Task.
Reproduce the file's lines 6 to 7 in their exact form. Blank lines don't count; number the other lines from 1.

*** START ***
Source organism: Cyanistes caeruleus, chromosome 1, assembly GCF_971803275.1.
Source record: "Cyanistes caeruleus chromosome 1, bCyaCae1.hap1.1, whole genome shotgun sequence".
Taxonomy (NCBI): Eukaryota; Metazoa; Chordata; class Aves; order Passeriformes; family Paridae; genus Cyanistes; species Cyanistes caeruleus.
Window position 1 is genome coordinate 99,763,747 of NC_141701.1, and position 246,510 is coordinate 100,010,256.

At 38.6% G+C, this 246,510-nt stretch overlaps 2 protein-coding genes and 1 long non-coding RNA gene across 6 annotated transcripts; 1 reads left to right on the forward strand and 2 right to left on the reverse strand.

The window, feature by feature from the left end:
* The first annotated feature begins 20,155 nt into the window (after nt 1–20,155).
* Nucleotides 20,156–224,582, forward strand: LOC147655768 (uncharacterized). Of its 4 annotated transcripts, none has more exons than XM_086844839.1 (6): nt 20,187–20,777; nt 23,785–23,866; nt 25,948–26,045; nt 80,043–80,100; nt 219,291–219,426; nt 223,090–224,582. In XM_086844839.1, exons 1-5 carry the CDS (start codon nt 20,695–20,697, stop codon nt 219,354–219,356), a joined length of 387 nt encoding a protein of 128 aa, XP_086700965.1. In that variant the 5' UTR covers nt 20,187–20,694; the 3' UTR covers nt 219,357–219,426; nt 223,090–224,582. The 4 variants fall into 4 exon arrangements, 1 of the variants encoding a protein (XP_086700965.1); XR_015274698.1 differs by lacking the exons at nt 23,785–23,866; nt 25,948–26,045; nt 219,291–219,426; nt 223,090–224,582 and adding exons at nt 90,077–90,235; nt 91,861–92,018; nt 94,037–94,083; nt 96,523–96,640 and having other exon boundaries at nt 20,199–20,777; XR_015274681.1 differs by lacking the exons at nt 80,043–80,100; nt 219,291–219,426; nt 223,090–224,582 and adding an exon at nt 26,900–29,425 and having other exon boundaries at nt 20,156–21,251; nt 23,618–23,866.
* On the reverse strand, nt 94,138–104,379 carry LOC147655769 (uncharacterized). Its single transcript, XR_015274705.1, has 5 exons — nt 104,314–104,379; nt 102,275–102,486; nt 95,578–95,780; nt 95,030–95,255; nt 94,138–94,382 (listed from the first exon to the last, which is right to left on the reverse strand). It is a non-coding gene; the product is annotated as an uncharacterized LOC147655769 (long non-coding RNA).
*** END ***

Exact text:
The window, feature by feature from the left end:
* The first annotated feature begins 20,155 nt into the window (after nt 1–20,155).